But is it a problem that she's bad at making the broad statements politicians are expected to make? Harris seems to think it isn't, as does a famous ally:
Hillary Clinton told me that she has met with Harris at the White House and the vice president’s residence, and has talked with her numerous times by phone. “I’ve tried to be as helpful and available to her as possible,” Clinton said, adding, “It’s a tough role.” She noted that Harris isn’t a “performance” politician, a comment she intended not as a criticism but as an acknowledgment that Harris’s skills mainly lie elsewhere. (Clinton isn’t a performance politician either.) Harris doesn’t dispute the point: “My career was not measured by giving lovely speeches,” she told me.
The Biden-Harris ticket is struggling to win reelection. You can argue that it should be enough for Harris to be good at what she's good at, but in the real world, she's being attacked for what she isn't good at, so she might need to get a lot better at what she isn't good at in order for her ticket to win again -- especially when the president (who also desperately needs to up his public-speaking game) is perceived as old and frail and no longer mentally sharp, primarily because he's not articulate except when he bears down, which he does rarely.

Herndon writes:
When Harris speaks in an interview or to an audience, it can sound as if she’s editing in real time, searching for the right calibration of talking points rather than displaying confidence in her message. It has contributed to a reputation as a politician who delivers “word salads,” but [Jamal] Simmons — her former communications director — argued that it’s a consequence of her career as a prosecutor and attorney general, law-enforcement roles that did not ask Harris to communicate with the press and the public in the same way. Even in Harris’s presidential race, staff members had to push her to share details about her life, family and career motivations. It was not always successful.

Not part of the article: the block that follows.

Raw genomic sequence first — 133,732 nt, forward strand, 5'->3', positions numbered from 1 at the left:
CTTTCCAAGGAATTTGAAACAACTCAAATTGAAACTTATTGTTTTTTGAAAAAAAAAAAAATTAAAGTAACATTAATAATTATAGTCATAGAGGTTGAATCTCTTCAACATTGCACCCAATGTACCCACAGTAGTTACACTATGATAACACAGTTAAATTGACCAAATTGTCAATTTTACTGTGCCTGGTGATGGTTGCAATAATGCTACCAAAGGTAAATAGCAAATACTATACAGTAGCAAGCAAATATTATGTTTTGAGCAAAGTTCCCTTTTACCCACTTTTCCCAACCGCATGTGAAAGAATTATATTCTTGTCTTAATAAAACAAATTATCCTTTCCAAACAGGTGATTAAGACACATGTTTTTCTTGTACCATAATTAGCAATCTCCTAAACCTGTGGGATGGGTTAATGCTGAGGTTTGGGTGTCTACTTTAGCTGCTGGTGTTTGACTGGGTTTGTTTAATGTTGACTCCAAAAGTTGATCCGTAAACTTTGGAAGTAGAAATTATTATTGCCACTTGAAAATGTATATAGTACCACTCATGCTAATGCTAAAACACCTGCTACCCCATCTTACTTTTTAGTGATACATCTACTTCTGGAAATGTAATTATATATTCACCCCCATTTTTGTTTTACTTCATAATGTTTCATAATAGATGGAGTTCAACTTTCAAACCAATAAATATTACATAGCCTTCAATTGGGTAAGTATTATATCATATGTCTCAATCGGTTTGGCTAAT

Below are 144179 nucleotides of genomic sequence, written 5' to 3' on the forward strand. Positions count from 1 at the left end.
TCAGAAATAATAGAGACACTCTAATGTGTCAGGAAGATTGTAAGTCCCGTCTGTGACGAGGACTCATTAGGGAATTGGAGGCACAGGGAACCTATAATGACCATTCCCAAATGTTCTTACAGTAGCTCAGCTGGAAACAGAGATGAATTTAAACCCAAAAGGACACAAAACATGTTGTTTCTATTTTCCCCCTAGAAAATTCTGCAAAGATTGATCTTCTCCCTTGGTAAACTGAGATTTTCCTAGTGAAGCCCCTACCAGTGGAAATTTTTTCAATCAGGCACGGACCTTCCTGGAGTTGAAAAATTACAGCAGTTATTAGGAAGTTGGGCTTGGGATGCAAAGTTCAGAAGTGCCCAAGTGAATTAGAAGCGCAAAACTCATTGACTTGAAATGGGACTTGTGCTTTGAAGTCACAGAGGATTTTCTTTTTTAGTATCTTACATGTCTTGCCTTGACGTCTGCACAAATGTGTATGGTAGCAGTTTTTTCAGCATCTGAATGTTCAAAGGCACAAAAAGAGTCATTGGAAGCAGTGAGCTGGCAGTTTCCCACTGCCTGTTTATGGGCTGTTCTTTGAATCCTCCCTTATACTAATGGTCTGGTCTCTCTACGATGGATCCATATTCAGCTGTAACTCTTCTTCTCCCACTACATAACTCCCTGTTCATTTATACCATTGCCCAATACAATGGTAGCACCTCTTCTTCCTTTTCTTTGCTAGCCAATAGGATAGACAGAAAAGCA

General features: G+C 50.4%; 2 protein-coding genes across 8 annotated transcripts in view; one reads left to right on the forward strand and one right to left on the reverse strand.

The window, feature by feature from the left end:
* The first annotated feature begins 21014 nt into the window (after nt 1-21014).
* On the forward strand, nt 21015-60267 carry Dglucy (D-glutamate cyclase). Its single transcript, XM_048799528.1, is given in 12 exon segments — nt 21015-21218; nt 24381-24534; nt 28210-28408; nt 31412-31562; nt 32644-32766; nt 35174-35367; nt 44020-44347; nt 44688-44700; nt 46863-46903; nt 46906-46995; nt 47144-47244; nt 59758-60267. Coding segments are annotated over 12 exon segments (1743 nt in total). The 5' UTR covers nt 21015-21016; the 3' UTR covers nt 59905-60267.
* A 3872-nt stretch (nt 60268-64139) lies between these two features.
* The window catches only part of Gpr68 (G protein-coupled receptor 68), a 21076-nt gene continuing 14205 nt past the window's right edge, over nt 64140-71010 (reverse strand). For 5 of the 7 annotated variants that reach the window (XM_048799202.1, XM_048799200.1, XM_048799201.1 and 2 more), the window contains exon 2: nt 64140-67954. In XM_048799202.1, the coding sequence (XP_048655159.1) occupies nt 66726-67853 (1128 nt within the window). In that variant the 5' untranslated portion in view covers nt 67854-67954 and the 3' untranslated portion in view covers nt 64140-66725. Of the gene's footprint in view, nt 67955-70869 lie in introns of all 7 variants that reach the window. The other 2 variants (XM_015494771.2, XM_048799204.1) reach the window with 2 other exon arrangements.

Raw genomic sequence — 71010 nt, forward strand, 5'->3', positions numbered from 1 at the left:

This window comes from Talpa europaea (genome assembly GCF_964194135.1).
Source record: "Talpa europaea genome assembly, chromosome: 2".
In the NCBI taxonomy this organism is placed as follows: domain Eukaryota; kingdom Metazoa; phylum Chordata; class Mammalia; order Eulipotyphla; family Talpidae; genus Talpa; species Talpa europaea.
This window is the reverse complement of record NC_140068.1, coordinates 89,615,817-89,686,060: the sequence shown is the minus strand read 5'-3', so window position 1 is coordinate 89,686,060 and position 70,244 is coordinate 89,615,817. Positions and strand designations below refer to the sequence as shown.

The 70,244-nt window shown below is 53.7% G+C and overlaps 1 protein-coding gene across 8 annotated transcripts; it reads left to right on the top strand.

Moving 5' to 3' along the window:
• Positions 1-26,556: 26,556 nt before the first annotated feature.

“Often in the White House, national leaders have to base their arguments on emotion and gut — and as a prosecutor that’s not the job,” Simmons told me.
But if you're a vice president, speaking from the gut is the job, or is at least part of it. It might never come naturally to you, but if you're in a tough reelection fight, you have to make yourself better at meeting voters' expectations. Richard Nixon made himself seem as warm and human as he was capable of seeming in 1968, and he won. In 1988, George H.W. Bush pushed himself to be as eloquent as he could be (with help from speechwriter Peggy Noonan), and also as nasty and combative as he could be (with help from Roger Ailes, Lee Atwater, and others), and he won.

Harris and Biden both seem to believe that everything they're doing is just fine and the public will come around eventually. They need to acknowledge that that might not happen, even if their opponent is a convicted felon by Election Day.